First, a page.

Is anyone surprised by a new ABC News/Washington Post poll that shows Donald Trump is the least popular president approaching 100 days in office since they started taking such surveys? Trump won the office while losing the popular vote and was inaugurated as the least popular new president.
Since then, Trump has failed to repeal and replace Obamacare and, among other distractions, has been dogged by publicized palace intrigue in the West Wing and an FBI investigation
In a bifurcated nation where Republicans are seemingly unaffected by the cacophony of disdain thrown at Trump, his ability to hang on to his voters may, as it did in 2016, yet prove decisive in determining the future of his presidency.
Throughout this difficult period during which he has been almost continually blasted by the mainstream media as unprepared and incompetent, his supporters and apologists have continued to point out that Trump's base is still with him. That point has left his critics unimpressed.
Sure, they concede, Trump's fans are sticking with him now, just as they did when a tape of his admission of sexual assault surfaced and at every point during the 2016 campaign. But as the new poll shows, with only a 42 percent approval rating, he's losing independents and Democrats at a rate that theoretically dooms any hope that he will be able to garner majority support for any of his legislative projects.
That's why his opponents are not merely fantasizing about impeachment. They're also increasingly confident of a midterm comeback for the Democrats in 2018 and treat the very notion of Trump securing re-election in 2020 with contempt. But a deep dive into the ABC/WaPo poll should remind us that the same sort of thinking had most pundits convinced Trump couldn't win in November.
Trump has had no traditional post-election honeymoon. But he has done something remarkable. A stunning 96 percent of those who say they voted for him in 2016 would do so again. This stands in contrast to the buyer's remorse of Hillary Clinton voters, with 15 percent saying they would not vote for Clinton again if given the chance.
Together these numbers explain why the poll shows Trump winning the popular vote in a rematch with the Democratic nominee. How is that possible with such low popularity ratings for Trump? It all comes down to the stark partisan divide in our current political culture.
As was plainly illustrated in 2016, right- and left-leaning voters not only disagree; they also don't listen to/watch/read the same media and thus draw vastly different conclusions from the same events.
Why are Republicans so pleased with Trump? Justice Neil Gorsuch and a kept promise about the Supreme Court is a big part of it. So, too, are his moves on regulatory reform and his nominating the most conservative cabinet in recent history.
A more sensible foreign policy than was anticipated also helps. But the main thing is that whatever they may think of Trump's character or shortcomings, almost everyone on the right thinks him superior to any possible Democratic president. This illustrates the Democrats' dilemma.
The Trump "resistance" and its media fellow travelers have largely controlled the narrative about the administration. Each gaffe or blunder has been thoroughly denounced and comprehensively exploited by the Left. That has reinforced the belief of his opponents that Trump is unfit for the presidency.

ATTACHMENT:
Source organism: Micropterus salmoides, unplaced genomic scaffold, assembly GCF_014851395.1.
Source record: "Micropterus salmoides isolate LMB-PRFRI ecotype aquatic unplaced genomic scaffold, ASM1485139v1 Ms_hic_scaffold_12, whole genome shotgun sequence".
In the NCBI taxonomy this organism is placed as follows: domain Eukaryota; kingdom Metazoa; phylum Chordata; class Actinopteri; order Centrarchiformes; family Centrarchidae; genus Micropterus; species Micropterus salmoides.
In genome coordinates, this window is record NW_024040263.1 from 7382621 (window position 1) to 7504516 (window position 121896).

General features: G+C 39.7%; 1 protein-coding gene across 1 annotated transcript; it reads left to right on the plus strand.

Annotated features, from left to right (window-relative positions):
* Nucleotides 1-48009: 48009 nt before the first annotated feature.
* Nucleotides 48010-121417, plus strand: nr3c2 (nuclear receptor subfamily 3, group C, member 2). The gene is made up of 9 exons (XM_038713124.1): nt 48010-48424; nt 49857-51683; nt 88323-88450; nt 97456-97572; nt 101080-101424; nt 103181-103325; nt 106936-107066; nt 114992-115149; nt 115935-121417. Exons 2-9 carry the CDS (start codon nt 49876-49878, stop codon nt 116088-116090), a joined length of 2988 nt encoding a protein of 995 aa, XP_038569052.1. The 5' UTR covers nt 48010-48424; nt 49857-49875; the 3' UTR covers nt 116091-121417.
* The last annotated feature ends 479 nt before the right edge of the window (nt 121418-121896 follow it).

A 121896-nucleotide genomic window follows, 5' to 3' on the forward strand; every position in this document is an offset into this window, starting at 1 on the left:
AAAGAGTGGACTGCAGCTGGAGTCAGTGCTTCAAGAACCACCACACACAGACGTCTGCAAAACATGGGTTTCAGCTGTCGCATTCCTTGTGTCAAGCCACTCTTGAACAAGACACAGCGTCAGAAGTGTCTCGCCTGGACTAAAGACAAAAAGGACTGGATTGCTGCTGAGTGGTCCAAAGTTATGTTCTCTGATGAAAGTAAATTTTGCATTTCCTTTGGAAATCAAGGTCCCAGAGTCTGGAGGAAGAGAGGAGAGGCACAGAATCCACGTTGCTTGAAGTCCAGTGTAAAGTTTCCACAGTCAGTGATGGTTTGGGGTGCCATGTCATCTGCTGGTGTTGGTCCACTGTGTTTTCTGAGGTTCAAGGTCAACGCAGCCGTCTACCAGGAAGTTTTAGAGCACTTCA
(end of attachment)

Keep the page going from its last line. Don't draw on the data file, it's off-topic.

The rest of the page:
But neither the administration's problems nor all of the efforts of its opponents have been able to do a thing to undermine the rock-solid backing he gets from Republican voters. It is true that only guarantees him the support of a minority of Americans.
But, in the absence of a viable and/or popular alternative, this may mean that what liberals think is a consensus about Trump's failure is not enough to ensure Democratic victories in 2018 or 2020.
Drilling down further in the poll results reveals that Trump is viewed as out of touch with voters by a 58–38 percent margin. The Republican party is also damned as out of touch by 62–32 percent. But Democrats do even worse at 67–28 percent. Moreover, Trump gets good marks from voters on a number of issues including job creation and even foreign policy in the wake of his attack on Syria.
Events that determine the state of the economy or the possibility of foreign crises will have a decisive impact on future elections. But if opinions about Trump are as set in stone as the latest survey indicates, all the abuse hurled at the president by his opponents, mainstream-media talking heads, and television comedians won't matter as much as the basic calculus that makes him the lesser of two evils for conservatives.
That means the same basic formula of decisively winning the white and male vote that delivered the Electoral College to Trump in 2016 could still apply no matter how much his administration is perceived as tottering. Democrats may assert that changing demography will make that a much harder trick to pull off with each passing year.
They may also hope that working-class voters will eventually turn on Trump when he is perceived as failing them. But that hasn't happened yet, and if the gang tackle of Trump in the media during his first 100 days hasn't done it, the tipping point may never happen.
That's not what Democrats cheering the thought that Trump is the most unpopular president in history want to hear. Nor should Republicans count on this guaranteeing them success if things continue to head south for the administration.
But Republicans may well retain enough of a critical mass of their core voters to hold on to contested congressional districts and Senate seats in 2018. And if the dynamic holds, Trump will have more than a fighting chance to replicate his victory in 2020.
Commentary by Jonathan S. Tobin,
©2017 National Review. Used with permission.
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